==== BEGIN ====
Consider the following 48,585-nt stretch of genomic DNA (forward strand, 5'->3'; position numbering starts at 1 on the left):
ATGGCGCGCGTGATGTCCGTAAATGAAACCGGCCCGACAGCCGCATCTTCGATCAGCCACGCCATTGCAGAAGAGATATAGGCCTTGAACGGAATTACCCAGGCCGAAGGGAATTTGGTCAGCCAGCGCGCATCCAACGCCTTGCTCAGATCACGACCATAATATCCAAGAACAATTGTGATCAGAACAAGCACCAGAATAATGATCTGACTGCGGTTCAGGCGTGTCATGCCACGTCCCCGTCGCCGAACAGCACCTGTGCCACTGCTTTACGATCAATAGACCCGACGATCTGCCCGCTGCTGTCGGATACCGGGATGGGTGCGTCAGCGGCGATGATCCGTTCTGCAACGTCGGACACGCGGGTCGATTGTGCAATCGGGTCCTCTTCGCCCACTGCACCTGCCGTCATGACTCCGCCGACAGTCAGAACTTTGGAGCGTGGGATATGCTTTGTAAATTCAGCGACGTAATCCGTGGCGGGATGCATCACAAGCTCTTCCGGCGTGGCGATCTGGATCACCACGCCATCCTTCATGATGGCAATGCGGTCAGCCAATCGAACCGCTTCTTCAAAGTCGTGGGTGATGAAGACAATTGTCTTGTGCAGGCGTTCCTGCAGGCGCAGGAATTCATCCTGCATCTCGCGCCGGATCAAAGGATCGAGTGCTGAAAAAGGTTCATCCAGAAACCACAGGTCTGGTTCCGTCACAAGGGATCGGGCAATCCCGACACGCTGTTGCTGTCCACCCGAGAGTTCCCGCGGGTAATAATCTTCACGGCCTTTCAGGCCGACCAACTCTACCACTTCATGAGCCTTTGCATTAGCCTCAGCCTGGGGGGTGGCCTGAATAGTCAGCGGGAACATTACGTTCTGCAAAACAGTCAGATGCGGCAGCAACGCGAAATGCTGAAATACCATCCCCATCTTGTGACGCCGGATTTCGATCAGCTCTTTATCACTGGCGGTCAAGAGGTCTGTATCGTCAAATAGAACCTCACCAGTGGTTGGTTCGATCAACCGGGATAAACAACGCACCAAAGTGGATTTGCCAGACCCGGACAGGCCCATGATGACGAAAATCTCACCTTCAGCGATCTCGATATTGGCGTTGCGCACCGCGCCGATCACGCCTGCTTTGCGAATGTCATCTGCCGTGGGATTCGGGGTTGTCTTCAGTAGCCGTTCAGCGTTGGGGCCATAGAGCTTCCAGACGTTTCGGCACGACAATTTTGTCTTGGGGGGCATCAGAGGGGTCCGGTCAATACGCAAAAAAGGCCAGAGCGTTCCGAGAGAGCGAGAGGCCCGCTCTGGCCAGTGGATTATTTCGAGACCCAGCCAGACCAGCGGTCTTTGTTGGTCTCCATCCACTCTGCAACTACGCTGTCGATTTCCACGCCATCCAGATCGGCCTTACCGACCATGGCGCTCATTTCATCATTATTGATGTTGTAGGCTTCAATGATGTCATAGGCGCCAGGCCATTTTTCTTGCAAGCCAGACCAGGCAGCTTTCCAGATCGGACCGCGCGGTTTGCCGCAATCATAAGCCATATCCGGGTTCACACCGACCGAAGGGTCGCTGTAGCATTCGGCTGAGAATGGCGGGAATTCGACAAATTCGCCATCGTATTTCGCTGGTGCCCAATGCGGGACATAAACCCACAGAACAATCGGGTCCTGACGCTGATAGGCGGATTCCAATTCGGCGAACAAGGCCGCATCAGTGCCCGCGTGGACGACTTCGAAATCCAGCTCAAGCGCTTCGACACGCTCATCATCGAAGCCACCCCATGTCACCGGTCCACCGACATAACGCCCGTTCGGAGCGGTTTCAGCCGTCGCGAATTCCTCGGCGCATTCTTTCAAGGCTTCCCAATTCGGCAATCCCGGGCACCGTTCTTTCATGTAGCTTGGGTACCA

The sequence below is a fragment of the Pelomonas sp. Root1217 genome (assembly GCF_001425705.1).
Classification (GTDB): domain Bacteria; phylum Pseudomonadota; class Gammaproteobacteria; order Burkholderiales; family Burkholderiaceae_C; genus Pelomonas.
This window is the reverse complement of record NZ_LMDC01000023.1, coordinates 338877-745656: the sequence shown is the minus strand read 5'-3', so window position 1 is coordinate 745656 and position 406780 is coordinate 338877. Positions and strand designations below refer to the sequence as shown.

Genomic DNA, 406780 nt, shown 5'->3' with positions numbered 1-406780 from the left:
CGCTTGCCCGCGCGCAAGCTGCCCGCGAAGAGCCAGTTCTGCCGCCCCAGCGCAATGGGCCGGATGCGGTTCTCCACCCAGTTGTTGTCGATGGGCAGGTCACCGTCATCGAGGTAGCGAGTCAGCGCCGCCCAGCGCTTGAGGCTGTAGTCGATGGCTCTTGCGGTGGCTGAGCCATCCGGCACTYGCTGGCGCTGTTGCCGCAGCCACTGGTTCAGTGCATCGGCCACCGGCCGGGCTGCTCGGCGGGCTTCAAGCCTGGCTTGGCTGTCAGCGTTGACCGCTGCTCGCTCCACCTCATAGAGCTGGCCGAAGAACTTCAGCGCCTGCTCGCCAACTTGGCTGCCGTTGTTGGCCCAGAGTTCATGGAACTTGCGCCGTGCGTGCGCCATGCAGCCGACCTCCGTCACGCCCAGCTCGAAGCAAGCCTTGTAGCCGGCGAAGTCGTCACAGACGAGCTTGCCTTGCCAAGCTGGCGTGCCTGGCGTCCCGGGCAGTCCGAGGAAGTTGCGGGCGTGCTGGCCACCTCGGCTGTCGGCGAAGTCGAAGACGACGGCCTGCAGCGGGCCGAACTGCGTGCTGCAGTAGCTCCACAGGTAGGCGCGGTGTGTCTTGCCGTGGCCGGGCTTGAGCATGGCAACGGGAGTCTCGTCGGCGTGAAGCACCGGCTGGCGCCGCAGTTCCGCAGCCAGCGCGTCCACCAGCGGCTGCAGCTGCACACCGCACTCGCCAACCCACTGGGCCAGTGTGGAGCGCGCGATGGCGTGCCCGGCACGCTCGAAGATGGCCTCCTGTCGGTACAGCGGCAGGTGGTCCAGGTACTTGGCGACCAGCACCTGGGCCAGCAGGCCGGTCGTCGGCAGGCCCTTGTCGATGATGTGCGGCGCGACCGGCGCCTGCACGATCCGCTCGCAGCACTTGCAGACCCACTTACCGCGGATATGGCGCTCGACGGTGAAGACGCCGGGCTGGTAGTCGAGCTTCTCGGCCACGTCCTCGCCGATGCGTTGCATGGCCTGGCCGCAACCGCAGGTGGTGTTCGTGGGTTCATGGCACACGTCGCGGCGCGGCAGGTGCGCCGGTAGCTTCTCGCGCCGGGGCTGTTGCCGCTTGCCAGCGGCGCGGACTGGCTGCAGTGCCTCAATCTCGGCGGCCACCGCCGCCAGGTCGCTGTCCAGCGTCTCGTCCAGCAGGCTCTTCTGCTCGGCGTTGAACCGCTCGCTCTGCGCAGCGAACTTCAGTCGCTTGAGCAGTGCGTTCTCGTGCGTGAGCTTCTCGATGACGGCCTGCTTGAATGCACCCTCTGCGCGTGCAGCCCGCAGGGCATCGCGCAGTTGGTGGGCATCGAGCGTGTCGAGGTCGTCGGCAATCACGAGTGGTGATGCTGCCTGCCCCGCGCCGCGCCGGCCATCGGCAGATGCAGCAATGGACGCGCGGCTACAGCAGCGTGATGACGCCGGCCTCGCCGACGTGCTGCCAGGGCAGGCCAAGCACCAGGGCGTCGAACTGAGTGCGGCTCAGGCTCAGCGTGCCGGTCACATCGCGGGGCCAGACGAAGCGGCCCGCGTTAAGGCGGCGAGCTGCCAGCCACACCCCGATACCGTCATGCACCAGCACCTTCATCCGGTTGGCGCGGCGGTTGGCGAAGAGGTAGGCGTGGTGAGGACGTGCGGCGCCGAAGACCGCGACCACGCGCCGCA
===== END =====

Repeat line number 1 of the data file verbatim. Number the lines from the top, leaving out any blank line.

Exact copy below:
Consider the following 48,585-nt stretch of genomic DNA (forward strand, 5'->3'; position numbering starts at 1 on the left):